Voter fatigue refers to the apathy felt towards voting by people who live in a country /state that functions as a democracy. It is generally known to be caused by having to vote in multiple elections in a short period of time – in the Australian context this could refer to the federal, state, local elections, as well as a referendum. It is important to acknowledge the impact this may have on other smaller scale forms of community engagement and how we keep community members informed and address barriers that prevent people from experiencing engagement fatigue.
Contributing Factors to Voter/Engagement Fatigue
Some contributing factors to voter/engagement fatigue include:
- Lack of trust in the candidates, or even the government at large.
- Feeling as though their individual vote may not be significant, so what’s the point?
- Distrust towards the media because of conflicting information on different platforms.
The failure of the Voice referendum held in October last year is one example of a decision making process that could cause engagement fatigue. The large amount of time and resources dedicated to the referendum that ultimately led to no change may cause a sense of apathy in voters, especially if they felt that there should have been more assertion from the government and bipartisan support from the Coalition.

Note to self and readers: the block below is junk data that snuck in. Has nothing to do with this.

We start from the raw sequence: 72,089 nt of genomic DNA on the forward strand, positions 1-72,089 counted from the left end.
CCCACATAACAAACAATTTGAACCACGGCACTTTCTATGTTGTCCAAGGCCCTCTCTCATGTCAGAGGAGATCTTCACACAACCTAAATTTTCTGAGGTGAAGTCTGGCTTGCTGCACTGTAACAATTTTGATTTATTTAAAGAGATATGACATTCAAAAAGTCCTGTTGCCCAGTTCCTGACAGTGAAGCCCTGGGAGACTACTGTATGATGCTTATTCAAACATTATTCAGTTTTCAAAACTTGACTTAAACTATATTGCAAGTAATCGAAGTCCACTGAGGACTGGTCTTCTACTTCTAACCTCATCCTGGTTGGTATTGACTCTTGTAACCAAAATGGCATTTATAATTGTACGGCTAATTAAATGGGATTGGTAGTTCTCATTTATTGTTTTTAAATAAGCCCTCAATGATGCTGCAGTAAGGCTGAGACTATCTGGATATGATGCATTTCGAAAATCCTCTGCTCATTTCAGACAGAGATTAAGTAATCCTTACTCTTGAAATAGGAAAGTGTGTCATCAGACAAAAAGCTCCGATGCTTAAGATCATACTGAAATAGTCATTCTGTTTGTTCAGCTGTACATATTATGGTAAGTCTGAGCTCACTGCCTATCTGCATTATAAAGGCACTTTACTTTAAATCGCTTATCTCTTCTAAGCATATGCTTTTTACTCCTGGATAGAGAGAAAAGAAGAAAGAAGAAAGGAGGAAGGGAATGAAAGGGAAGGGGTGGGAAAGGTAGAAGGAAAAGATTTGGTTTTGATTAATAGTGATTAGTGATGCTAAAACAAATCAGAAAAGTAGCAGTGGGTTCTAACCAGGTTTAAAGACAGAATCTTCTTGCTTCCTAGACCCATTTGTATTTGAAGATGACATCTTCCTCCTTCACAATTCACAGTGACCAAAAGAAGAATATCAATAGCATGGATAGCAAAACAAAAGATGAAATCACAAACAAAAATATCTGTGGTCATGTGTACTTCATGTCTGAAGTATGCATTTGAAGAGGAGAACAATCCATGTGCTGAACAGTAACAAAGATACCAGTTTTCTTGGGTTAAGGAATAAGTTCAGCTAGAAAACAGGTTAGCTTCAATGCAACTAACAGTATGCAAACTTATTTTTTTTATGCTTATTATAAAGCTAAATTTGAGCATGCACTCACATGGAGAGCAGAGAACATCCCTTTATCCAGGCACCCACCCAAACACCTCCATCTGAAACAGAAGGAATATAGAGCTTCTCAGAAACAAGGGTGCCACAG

Addressing Barriers to Voter/Engagement Fatigue
When facilitating community engagement, it is necessary to take into account the context of the participants and be understanding of voter/engagement fatigue. Some ways to challenge the previously mentioned barriers include:
Transparency: identifying the project, its potential outcomes, and the role of the participant.
Rapport: listening to what the participant has to say and any concerns they may have in relation to the project.
Clarity and communication: having background knowledge about the project and the ability to refer the participant to further information about the project, or to another person working on the project with expertise in the identified area.
Inclusivity: ensuring there are multiple ways stakeholders and community members can have their say – including online formats and face-to-face engagements.
Considering the broader context of participants can create a more understanding dynamic between facilitators and participants. Through recognising the way voter fatigue can influence smaller scale engagements, facilitators can begin to address this through using appropriate planning and communication skills.